11 June 2013

AUSTRIAN 'APFELSCHLANGEL' (APPLE 'SNAKE CAKE'?)

AUSTRIAN APFELSCHLANGEL (APPLE PIE)
Apfelschlangel... a buttery, soft and crumbly layer of short-crust pastry wrapped around tangy sweet cinnamon-spiced apples. A childhood favourite of mine and another recipe from home. Unlike its very famous and well-known cousin, the APFELSTRUDEL, the 'Apfelschlangel' is mostly known by us Austrians, and our German neighbours, I guess. The word 'Schlangel', also known as 'Schlangl' or 'Schlangerl' comes either from the word 'Schlange' = snake or queue,  or 'schlängeln' = the wriggling, coiling movement of a snake or river, but both describing the long-stretched shape of the pie. 
AUSTRIAN APFELSCHLANGEL (APPLE PIE)
I think it looks so pretty (and Austrian) and seems quite elaborate, but is actually relatively quick to make. It is delicious served warm out of the oven, warmed in the microwave for a few seconds, but also at room temperature. Like with all things apple cake, it goes well with whipped cream or vanilla ice cream on the side, but we like it just on its own, sprinkled with a little icing sugar. It is so full of flavour and texture, cinnamon-sweet, tangy and fresh, it really needs nothing on the side. 

AUSTRIAN APFELSCHLANGEL (APPLE PIE)
We make the Schlangel with a 'Gitter', = a 'grid' of pastry strips on top. I have seen other versions that have a full pastry layer on top, with the cake then almost resembling a Strudel. We like it better this way, also the pastry strips get nice and crunchy during baking.
AUSTRIAN APFELSCHLANGEL (APPLE PIE)
The one I made here is using the whole dough for one cake. You can also split the dough in half and make two narrower Schlangel. 
AUSTRIAN APFELSCHLANGEL (APPLE PIE)
So it's an apple-kind-of-snake-pie-cake... or whatever you want to call it. In any case, it's soooo delicious and deserves not at all to be in the shadow of its famous APFELSTRUDEL cousin. Running out of words to describe it - MUST BE TRIED!   :-)

Recipe Source: Mutti (my mum's hand-written cook-book, original source unknown)
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Makes app. 12-14 pieces

For the pastry:
300 g flour, sifted
100 g butter, at room temperature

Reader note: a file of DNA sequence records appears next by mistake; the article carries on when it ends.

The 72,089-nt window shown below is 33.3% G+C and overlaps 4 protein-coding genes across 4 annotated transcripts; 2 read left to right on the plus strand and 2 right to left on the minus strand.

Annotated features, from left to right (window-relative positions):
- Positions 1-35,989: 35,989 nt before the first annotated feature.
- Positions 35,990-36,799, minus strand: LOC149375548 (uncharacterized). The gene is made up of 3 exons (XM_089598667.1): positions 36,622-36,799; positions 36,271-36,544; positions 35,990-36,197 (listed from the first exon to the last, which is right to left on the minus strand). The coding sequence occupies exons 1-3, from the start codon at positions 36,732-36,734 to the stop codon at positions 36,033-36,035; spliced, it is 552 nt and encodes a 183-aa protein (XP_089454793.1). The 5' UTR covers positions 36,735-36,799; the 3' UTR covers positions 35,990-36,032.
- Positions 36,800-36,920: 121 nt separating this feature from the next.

1 egg
80 g icing sugar 
1 tsp baking powder
1 sachet vanilla sugar
pinch of salt
app. 35ml cold water

For the filling:
app. 1.2 kg apples (Jonagold, Cox), (app. 600 g peeled and grated)
50 g caster sugar (or a little more if apples are quite sour)
50 g raisins
1.5 to 2 tsp cinnamon
1 egg white, lightly beaten
1 egg yolk and a little milk, lightly beaten

Also: large baking tray (30x40) and baking parchment
AUSTRIAN APFELSCHLANGEL (APPLE PIE)
Pre-heat the oven to 190°/175°C fan. Line a baking tray with baking parchment. 

Sieve the flour into a large mixing bowl. Add the icing sugar, baking powder, Vanilla sugar and salt and mix well. Cut the butter into small cubes, add it to the flour and work it into the flour with a fork or your fingertips. Once the mixture resembles fine crumbs, add the egg and as much cold water little by little as needed (app. 35ml), just until the dough comes together. Don't overwork the dough. Shape it into a ball, then flatten it a bit. Wrap into cling film and put into the fridge for app. 30 mins to rest.
AUSTRIAN APFELSCHLANGEL (APPLE PIE)AUSTRIAN APFELSCHLANGEL (APPLE PIE)AUSTRIAN APFELSCHLANGEL (APPLE PIE)
Peel the apples then grate them immediately with a coarse grater (sprinkle with a little lemon juice to avoid browning). Mix with cinnamon, sugar and raisins. 
AUSTRIAN APFELSCHLANGEL (APPLE PIE)AUSTRIAN APFELSCHLANGEL (APPLE PIE)AUSTRIAN APFELSCHLANGEL (APPLE PIE)
Roll out the pastry on a lightly floured surface with a rolling pin to app. 3 mm thickness into the shape of an oblong of app. ie 35x45cm, just a bit larger than the baking tray. Cut straight edges with a pastry cutter, keeping the off-cuts for later. The pastry should now be roughly the size of the baking tray, ie 30-40cm.
AUSTRIAN APFELSCHLANGEL (APPLE PIE)
Transfer the pastry to the lined baking tray. This can be done by carefully rolling it onto the rolling pin and then unrolling it onto the baking tray (make sure the dough is sufficiently floured in order not to stick together during rolling). (If you prefer to make two narrower Schlangel, first place the pastry onto the baking tray as described above, then cut the pastry lengthwise into two equally sized halves with the dough cutter, then cut the baking parchment in half with scissors underneath the dough cut. Finish each Schlangel individually following the steps below).
AUSTRIAN APFELSCHLANGEL (APPLE PIE)

Distribute the  apple filling evenly on the pastry, leaving 3-4 cm (a bit less if you make two Schlangel) of dough all around the edges uncovered. It is important to put the filling on the pastry after the pastry has been put on the baking tray as the Schlangel tends to get quite heavy once filled and becomes difficult to handle and transport while still unbaked.
AUSTRIAN APFELSCHLANGEL (APPLE PIE)